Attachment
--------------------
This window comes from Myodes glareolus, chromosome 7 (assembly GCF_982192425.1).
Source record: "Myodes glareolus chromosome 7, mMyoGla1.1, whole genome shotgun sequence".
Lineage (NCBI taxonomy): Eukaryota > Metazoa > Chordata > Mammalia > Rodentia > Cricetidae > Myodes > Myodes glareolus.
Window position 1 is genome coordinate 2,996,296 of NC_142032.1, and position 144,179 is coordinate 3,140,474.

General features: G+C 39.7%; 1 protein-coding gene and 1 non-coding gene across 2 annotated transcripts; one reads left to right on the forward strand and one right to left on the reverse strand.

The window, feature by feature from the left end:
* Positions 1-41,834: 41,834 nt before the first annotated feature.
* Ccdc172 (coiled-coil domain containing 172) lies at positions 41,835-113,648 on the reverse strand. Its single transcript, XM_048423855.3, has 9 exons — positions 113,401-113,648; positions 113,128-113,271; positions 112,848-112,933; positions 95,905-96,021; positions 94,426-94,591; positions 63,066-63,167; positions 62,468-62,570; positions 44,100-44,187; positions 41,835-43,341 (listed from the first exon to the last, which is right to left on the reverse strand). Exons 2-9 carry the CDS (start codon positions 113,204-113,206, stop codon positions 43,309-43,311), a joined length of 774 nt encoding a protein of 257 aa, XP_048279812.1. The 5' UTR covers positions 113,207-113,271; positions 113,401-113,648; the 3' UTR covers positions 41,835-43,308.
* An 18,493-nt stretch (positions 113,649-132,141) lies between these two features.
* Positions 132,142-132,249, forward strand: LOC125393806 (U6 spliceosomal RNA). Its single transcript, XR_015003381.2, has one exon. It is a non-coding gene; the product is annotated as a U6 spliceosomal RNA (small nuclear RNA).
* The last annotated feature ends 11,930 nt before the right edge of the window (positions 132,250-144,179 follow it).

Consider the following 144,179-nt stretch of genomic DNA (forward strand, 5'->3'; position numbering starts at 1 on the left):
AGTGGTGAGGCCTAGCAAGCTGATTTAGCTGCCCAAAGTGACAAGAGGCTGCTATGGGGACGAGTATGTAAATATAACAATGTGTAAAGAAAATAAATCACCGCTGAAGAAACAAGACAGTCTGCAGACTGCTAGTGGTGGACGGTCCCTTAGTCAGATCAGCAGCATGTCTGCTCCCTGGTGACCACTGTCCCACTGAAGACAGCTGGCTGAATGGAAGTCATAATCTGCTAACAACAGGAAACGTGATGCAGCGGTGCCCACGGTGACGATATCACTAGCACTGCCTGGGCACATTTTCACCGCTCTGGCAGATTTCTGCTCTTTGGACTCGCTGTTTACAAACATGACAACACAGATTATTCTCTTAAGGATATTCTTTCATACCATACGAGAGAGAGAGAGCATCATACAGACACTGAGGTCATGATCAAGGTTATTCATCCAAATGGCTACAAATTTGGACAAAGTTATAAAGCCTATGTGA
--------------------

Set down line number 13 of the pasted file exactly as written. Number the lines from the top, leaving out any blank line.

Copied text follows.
AGTGGTGAGGCCTAGCAAGCTGATTTAGCTGCCCAAAGTGACAAGAGGCTGCTATGGGGACGAGTATGTAAATATAACAATGTGTAAAGAAAATAAATCACCGCTGAAGAAACAAGACAGTCTGCAGACTGCTAGTGGTGGACGGTCCCTTAGTCAGATCAGCAGCATGTCTGCTCCCTGGTGACCACTGTCCCACTGAAGACAGCTGGCTGAATGGAAGTCATAATCTGCTAACAACAGGAAACGTGATGCAGCGGTGCCCACGGTGACGATATCACTAGCACTGCCTGGGCACATTTTCACCGCTCTGGCAGATTTCTGCTCTTTGGACTCGCTGTTTACAAACATGACAACACAGATTATTCTCTTAAGGATATTCTTTCATACCATACGAGAGAGAGAGAGCATCATACAGACACTGAGGTCATGATCAAGGTTATTCATCCAAATGGCTACAAATTTGGACAAAGTTATAAAGCCTATGTGA